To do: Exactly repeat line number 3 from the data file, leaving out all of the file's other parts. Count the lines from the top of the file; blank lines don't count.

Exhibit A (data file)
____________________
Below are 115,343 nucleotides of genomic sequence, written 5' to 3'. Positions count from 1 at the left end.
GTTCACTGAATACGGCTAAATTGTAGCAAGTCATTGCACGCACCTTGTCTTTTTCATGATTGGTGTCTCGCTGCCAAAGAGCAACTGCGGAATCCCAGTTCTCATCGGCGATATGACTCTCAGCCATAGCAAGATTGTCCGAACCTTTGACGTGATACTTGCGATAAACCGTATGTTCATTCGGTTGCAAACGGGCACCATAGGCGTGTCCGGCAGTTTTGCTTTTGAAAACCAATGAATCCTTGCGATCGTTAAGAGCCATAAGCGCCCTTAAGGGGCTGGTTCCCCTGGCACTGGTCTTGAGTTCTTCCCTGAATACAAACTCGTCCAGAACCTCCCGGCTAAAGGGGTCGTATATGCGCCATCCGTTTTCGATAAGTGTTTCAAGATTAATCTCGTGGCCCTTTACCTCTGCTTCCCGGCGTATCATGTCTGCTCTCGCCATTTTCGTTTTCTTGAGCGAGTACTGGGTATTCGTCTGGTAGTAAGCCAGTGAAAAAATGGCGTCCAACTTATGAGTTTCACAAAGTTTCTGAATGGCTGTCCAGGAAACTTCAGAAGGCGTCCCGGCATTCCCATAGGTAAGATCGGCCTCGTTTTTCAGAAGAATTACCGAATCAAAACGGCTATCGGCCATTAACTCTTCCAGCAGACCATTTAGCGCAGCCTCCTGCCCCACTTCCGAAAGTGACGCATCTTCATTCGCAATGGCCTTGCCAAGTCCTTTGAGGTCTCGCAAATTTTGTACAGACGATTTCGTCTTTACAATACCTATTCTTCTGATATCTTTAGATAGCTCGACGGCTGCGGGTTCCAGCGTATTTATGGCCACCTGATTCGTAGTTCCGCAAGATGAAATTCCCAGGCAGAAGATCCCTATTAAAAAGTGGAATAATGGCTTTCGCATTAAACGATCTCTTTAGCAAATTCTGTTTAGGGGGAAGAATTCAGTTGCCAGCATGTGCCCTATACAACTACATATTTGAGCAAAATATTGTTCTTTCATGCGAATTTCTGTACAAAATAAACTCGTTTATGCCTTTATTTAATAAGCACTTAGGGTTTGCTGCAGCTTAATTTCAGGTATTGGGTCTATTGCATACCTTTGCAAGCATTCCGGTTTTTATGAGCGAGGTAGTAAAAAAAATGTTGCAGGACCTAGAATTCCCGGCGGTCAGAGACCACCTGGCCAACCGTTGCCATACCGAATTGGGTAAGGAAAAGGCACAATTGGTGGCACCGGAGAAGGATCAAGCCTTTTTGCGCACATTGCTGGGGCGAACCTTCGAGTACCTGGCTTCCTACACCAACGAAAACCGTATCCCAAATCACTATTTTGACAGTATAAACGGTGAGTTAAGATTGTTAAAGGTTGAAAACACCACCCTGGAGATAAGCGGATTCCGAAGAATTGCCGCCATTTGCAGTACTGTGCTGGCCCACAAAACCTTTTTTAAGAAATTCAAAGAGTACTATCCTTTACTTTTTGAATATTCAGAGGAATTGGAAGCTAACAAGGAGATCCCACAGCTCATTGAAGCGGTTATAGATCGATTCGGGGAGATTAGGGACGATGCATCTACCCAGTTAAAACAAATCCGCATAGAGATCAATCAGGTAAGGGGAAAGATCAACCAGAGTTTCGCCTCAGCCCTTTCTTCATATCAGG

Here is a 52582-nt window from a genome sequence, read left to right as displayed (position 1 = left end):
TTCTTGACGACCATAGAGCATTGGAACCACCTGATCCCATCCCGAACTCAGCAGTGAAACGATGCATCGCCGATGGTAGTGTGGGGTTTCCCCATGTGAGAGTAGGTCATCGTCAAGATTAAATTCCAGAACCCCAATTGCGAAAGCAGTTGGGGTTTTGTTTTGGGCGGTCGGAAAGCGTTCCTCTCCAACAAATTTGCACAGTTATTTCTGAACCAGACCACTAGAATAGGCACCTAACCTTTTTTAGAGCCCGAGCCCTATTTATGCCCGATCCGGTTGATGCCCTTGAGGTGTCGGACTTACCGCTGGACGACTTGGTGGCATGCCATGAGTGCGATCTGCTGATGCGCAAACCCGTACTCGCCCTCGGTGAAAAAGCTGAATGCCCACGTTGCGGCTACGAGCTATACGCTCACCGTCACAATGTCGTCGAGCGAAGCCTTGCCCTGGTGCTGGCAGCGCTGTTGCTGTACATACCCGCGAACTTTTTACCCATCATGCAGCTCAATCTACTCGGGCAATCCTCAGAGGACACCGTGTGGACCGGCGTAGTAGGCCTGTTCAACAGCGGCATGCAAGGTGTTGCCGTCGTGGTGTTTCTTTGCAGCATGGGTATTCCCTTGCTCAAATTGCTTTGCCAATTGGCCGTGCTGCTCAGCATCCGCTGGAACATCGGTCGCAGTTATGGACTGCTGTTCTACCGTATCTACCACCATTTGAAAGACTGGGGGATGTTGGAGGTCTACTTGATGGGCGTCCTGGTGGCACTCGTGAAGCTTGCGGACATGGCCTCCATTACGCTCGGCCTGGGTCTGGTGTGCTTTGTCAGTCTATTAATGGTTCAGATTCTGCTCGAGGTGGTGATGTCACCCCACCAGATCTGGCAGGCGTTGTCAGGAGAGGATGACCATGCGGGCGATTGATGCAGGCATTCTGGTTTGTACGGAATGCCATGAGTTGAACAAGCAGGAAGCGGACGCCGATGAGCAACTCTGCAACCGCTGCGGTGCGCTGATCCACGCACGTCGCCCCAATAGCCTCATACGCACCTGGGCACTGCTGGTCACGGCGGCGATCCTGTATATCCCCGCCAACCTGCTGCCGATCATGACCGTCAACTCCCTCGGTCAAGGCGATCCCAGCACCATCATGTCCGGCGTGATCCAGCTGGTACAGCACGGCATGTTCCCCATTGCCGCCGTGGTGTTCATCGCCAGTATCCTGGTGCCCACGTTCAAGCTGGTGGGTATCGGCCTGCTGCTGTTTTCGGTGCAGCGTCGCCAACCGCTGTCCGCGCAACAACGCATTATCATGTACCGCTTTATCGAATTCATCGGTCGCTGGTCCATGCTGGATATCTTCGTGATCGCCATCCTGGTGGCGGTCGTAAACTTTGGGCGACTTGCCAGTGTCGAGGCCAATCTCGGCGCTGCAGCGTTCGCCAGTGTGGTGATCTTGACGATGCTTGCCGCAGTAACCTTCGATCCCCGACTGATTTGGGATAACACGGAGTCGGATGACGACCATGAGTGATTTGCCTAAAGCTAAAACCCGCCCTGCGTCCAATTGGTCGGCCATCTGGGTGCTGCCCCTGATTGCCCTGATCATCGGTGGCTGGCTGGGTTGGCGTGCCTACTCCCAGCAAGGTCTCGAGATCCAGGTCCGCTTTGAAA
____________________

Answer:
Here is a 52582-nt window from a genome sequence, read left to right as displayed (position 1 = left end):